Soil Types for Orange Trees

When planted in the right conditions, orange (Citrus sinensis) will produce fruit multiple times a year for many years. A key crop in Florida and Southern California, oranges also grow well in the Rio Grande Valley region of Texas. Orange trees require moderate to high heat to produce sugars and are sensitive to cold. Orange trees thrive in U.S. Department of Agriculture Plant Hardiness Zones 8b-11. When selecting a spot for an orange tree, it is important to consider not only the type of soil, but how well it drains, pH level and available nutrients. Trees should be planted where soil is deep.

Sandy Soil

Throughout Florida, orange trees perform best in loose, sandy soil, known as Lakeland fine sand, high hammock soil or high pineland soil. These soils do not hold water and keep the trees from becoming soaked; however, they may lack the proper nutrients and should be amended with fertilizer.

Loamy Soil

Deep, loamy soil has been shown to be the best soil for orange trees in California. Like its sandy counterpart, loamy soil does not hold water and drains quickly, keeping the roots from getting overwatered. If you are in an area with loamy soil that does not drain well, it may be amended by adding organic matter, such as sawdust or garden compost, to improve drainage.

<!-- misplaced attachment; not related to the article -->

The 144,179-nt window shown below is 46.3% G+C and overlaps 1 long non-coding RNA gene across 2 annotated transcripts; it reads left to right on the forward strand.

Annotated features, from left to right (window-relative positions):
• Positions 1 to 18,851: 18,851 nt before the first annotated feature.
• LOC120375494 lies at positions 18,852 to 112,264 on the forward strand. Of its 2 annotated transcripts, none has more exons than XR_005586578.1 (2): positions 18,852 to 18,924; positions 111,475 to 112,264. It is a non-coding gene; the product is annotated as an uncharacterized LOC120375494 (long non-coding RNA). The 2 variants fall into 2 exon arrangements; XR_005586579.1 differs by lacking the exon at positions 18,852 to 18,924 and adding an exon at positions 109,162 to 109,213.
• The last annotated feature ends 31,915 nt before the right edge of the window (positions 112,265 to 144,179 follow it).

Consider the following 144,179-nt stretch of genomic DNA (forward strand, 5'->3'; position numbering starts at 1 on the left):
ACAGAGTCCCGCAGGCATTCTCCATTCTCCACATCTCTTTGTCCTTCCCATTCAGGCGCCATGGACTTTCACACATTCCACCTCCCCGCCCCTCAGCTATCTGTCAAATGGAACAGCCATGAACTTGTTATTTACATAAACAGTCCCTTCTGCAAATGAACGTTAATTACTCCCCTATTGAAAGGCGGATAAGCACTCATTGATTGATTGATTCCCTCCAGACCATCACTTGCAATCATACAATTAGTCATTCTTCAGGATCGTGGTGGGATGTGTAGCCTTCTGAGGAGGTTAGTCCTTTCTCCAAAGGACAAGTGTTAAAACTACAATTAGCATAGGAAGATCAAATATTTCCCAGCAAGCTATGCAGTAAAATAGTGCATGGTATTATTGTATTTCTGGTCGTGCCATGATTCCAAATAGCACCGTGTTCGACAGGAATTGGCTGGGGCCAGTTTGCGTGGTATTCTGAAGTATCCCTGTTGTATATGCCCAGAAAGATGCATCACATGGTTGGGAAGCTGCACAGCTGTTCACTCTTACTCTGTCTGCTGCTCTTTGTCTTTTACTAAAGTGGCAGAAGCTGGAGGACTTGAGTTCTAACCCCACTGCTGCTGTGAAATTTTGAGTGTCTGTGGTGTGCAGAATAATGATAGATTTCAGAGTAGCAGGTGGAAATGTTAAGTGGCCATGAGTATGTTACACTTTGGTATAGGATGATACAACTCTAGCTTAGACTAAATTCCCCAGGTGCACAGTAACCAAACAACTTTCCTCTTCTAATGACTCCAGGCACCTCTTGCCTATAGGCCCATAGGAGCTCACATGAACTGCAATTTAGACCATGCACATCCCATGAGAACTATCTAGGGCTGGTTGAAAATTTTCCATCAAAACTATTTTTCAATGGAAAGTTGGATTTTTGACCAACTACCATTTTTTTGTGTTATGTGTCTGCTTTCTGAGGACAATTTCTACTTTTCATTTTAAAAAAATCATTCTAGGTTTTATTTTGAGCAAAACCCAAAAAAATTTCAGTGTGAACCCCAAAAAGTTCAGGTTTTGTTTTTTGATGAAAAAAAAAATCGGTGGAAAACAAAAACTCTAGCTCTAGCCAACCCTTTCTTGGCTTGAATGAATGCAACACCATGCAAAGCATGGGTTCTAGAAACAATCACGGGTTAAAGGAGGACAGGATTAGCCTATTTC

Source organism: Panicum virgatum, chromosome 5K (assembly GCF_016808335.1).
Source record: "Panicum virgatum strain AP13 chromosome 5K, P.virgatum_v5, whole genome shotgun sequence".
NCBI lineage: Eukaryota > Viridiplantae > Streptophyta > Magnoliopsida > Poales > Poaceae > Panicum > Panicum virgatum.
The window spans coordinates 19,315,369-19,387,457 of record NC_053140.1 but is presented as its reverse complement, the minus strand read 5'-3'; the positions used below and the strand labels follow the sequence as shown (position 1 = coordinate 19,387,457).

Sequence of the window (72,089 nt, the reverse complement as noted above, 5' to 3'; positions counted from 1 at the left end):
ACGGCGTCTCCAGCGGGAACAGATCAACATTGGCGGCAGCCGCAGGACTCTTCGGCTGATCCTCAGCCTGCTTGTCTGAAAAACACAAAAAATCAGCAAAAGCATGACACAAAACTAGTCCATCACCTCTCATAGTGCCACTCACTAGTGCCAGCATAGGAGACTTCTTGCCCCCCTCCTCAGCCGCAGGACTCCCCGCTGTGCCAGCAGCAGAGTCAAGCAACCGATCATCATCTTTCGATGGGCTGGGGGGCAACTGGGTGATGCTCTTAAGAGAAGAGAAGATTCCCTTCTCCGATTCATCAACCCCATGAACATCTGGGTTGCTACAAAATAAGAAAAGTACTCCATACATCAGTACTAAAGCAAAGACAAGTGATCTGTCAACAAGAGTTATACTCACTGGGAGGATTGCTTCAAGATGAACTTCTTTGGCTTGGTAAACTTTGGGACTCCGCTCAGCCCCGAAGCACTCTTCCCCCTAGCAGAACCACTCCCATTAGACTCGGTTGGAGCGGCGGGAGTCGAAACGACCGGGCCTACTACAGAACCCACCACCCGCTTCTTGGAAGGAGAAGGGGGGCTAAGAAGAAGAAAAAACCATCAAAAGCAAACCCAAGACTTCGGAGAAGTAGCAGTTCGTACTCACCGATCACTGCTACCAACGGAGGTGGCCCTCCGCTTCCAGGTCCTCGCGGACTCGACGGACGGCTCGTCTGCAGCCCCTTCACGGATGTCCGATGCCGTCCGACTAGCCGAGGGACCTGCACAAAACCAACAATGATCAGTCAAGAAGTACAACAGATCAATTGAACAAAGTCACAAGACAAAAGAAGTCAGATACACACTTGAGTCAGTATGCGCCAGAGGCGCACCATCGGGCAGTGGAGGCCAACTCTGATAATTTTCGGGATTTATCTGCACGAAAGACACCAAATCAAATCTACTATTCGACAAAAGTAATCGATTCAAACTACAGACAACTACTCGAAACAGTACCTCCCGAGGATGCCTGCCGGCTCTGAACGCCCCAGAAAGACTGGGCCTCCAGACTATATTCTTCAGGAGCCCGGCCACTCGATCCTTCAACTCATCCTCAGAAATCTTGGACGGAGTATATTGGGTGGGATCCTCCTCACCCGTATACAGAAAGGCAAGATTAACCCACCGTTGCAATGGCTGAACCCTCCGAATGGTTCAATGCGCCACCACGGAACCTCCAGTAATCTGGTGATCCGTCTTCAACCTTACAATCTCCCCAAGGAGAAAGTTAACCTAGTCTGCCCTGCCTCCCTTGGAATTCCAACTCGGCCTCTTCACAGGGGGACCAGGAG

Raised Beds

If you are in an area that does not have good soil for orange trees, you may plant trees in a raised bed or, before planting, dig down to 1 foot and amend existing soil with a layer of organic matter, such as sawdust or garden compost.


Soil pH is the acidity or alkalinity of soil and soil with a pH of 7.0 is considered neutral. Acidic soil has a pH reading of less than 7.0, while alkaline soil has a pH reading of more than 7.0. Orange trees thrive in soil that is neutral, slightly acidic or slightly alkaline, and trees will begin to suffer if acidity or alkalinity increases dramatically. You may test the pH of your soil with a simple kit, that is available at most commercial garden centers. The pH of soil may be increased by adding lime, or decreased by adding sulfur or aluminum sulfate.


Nitrogen is key to the development of orange trees, and has an affect on a tree's yield. If you are planting in sandy soil, it is particularly important to add nitrogen, and you may do so by using a complete fertilizer. Citrus-specific fertilizers are available at garden shops in areas where trees are grown. In addition, nitrogen may be added separate from the fertilizer, at a rate of 1 lb. to 1 1/2 lbs. annually after the tree is established.

Keywords: orange trees, citrus trees, soil orange tree, pH orange tree, nitrogen orange tree

About this Author

J.D. Chi is a professional journalist who has covered sports for more than 20 years at newspapers all over the United States. She has covered major golf tournaments and the NFL as well as travel and health topics. Chi received her Bachelor of Arts in professional writing from Carnegie Mellon University and is working toward a master's degree in journalism.